Throughout 2019, numerous high profile news features have erupted from British and American news agencies, decrying a “Blood Amber” rush which is supposedly fueling warfare and environmental destruction in northern Myanmar to support amber research. Few authors actually visit Myanmar, let alone Kachin State, to see if the narrative is congruent with what is happening on the ground.
Forces aligned both with and against the Myanmar government collect taxes from the trade of amber, much like they do with other commodities. But for the average worker or entrepreneur in Myanmar, of which there are many, few barriers exist to get started making money in the amber trade. To many, it pays better than wading through rice paddies or hunting pigs with machetes to support their families.
In the past six years, Myitkyina’s Gem and Jewellery Trade Centre, which sells both amber and jadeite, has doubled in size and it currently employs approximately between 300-800 sellers on any given day, contributing to a total of at least 10,000 jobs within the city, according to Dan Awng, chief of security for Myitkyina’s Gem and Jewellery Trade Centre. His numbers are based on estimates, factoring in the amount of licensed shops, vehicle traffic, and people involved in procuring, transporting, polishing, brokering and selling amber within the market and surrounding areas. Entrepreneurs have been quick to snap up real estate beside the market to launch hospitality-related businesses such as hotels and restaurants to capture some of the money flooding the marketplace.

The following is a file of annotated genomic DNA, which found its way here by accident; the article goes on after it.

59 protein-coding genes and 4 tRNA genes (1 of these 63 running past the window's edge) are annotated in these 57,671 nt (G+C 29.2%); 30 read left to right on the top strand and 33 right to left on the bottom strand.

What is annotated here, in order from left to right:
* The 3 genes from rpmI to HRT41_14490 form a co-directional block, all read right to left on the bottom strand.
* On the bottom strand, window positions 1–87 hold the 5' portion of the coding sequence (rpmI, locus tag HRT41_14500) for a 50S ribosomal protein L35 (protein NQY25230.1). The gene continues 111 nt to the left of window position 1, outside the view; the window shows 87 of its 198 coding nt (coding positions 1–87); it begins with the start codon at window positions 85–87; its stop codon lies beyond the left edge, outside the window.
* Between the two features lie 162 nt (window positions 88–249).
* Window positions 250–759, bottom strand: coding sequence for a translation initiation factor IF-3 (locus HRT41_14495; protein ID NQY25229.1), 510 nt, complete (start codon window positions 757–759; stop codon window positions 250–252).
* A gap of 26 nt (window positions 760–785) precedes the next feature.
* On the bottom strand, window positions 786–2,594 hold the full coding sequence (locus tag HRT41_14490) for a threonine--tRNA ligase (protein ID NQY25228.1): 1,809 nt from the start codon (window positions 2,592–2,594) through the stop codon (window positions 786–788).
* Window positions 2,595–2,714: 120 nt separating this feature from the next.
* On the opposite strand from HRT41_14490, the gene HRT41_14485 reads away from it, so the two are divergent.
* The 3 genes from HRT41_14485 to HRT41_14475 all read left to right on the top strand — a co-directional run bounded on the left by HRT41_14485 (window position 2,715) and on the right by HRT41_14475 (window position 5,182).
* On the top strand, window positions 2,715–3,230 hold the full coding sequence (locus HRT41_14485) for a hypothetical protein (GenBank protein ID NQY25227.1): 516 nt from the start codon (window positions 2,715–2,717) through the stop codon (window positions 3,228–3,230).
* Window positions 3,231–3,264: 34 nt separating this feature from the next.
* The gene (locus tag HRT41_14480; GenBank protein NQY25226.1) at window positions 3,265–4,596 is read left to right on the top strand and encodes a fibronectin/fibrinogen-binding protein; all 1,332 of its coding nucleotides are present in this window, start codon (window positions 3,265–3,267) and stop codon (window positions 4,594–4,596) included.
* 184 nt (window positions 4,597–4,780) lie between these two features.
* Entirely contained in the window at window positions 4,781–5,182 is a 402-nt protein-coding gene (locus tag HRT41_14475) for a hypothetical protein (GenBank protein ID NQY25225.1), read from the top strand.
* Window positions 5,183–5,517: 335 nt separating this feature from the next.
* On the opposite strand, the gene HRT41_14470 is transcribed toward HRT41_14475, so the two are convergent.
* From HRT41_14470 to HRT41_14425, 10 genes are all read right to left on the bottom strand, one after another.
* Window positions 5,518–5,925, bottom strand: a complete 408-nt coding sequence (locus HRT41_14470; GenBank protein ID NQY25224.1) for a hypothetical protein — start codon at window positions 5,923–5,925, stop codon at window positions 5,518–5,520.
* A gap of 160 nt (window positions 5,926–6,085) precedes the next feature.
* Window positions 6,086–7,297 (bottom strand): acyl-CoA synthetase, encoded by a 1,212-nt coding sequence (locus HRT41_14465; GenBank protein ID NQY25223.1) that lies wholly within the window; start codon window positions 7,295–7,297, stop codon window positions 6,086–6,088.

Most amber unearthed in Myanmar is polished and destined to be fit for high quality jewellery products or carvings most often sought by nearby Chinese merchants. Local sellers are always looking for ways to appeal their wares to international markets as well, and whenever news headlines about amber reach their smartphones, it sends waves of enthusiasm among all those currently in the trade.
“It’s amazing. I called my brother, he has been in Sagaing farming chickens because he gave up on this business last year. I’m not giving up. I am searching,” says Nay Lin, an amber hunter who has doubled down on his pursuits to polish and discover amber from his home.
Unlike the mining and sale of fossils in Mongolia, the Myanmar government and business community supports and actively encourages its population to make use of amber, as it provides revenue for both the government and the local people who are acquiring it. “This is Myitkyina market, people are welcome to come here to buy and to sell amber. Foreigners are also very welcome to come,” says Dan Awng, speaking to news cameras during the city’s second annual international gemstone and jade exhibition.
Whether it contains prehistoric organisms or not, amber is considered a jewellery product and ornamental stone according to the Myanmar law. “If we have more markets, we can create more jobs and incomes for our people,” says U Ze Lum, chairman of Mytikyina’s Jewellery and Gem Entrepeneur’s Association.
International aid organizations operating in Kachin State, such as the International Committee of the Red Cross, have also produced a documentary on Kachin amber pointing to the substance for prosperity for impoverished and displaced locals as well.